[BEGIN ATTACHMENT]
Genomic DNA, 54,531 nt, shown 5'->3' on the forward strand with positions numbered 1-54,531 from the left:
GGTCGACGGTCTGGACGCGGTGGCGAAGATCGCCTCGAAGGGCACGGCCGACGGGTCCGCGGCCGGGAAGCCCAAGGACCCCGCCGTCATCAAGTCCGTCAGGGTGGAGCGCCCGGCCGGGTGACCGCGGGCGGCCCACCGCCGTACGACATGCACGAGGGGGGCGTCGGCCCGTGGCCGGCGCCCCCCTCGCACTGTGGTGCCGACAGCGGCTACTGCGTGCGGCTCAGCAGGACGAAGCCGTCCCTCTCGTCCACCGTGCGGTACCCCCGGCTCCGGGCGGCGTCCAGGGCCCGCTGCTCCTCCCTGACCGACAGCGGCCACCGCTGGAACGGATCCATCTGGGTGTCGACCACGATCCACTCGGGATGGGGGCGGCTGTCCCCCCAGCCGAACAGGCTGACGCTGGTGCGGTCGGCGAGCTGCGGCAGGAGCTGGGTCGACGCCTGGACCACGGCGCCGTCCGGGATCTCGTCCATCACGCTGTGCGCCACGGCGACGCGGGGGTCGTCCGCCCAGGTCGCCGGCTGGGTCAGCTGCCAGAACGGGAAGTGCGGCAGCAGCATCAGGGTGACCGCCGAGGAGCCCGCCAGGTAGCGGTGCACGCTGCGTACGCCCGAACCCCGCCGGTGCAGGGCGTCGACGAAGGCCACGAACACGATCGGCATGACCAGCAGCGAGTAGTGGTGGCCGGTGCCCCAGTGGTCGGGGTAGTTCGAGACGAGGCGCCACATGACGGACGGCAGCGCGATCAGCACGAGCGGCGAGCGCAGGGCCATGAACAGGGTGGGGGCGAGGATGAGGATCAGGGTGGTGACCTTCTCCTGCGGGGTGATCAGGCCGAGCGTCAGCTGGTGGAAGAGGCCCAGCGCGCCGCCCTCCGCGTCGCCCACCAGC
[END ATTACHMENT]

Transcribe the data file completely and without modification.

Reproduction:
Genomic DNA, 54,531 nt, shown 5'->3' on the forward strand with positions numbered 1-54,531 from the left:
GGTCGACGGTCTGGACGCGGTGGCGAAGATCGCCTCGAAGGGCACGGCCGACGGGTCCGCGGCCGGGAAGCCCAAGGACCCCGCCGTCATCAAGTCCGTCAGGGTGGAGCGCCCGGCCGGGTGACCGCGGGCGGCCCACCGCCGTACGACATGCACGAGGGGGGCGTCGGCCCGTGGCCGGCGCCCCCCTCGCACTGTGGTGCCGACAGCGGCTACTGCGTGCGGCTCAGCAGGACGAAGCCGTCCCTCTCGTCCACCGTGCGGTACCCCCGGCTCCGGGCGGCGTCCAGGGCCCGCTGCTCCTCCCTGACCGACAGCGGCCACCGCTGGAACGGATCCATCTGGGTGTCGACCACGATCCACTCGGGATGGGGGCGGCTGTCCCCCCAGCCGAACAGGCTGACGCTGGTGCGGTCGGCGAGCTGCGGCAGGAGCTGGGTCGACGCCTGGACCACGGCGCCGTCCGGGATCTCGTCCATCACGCTGTGCGCCACGGCGACGCGGGGGTCGTCCGCCCAGGTCGCCGGCTGGGTCAGCTGCCAGAACGGGAAGTGCGGCAGCAGCATCAGGGTGACCGCCGAGGAGCCCGCCAGGTAGCGGTGCACGCTGCGTACGCCCGAACCCCGCCGGTGCAGGGCGTCGACGAAGGCCACGAACACGATCGGCATGACCAGCAGCGAGTAGTGGTGGCCGGTGCCCCAGTGGTCGGGGTAGTTCGAGACGAGGCGCCACATGACGGACGGCAGCGCGATCAGCACGAGCGGCGAGCGCAGGGCCATGAACAGGGTGGGGGCGAGGATGAGGATCAGGGTGGTGACCTTCTCCTGCGGGGTGATCAGGCCGAGCGTCAGCTGGTGGAAGAGGCCCAGCGCGCCGCCCTCCGCGTCGCCCACCAGC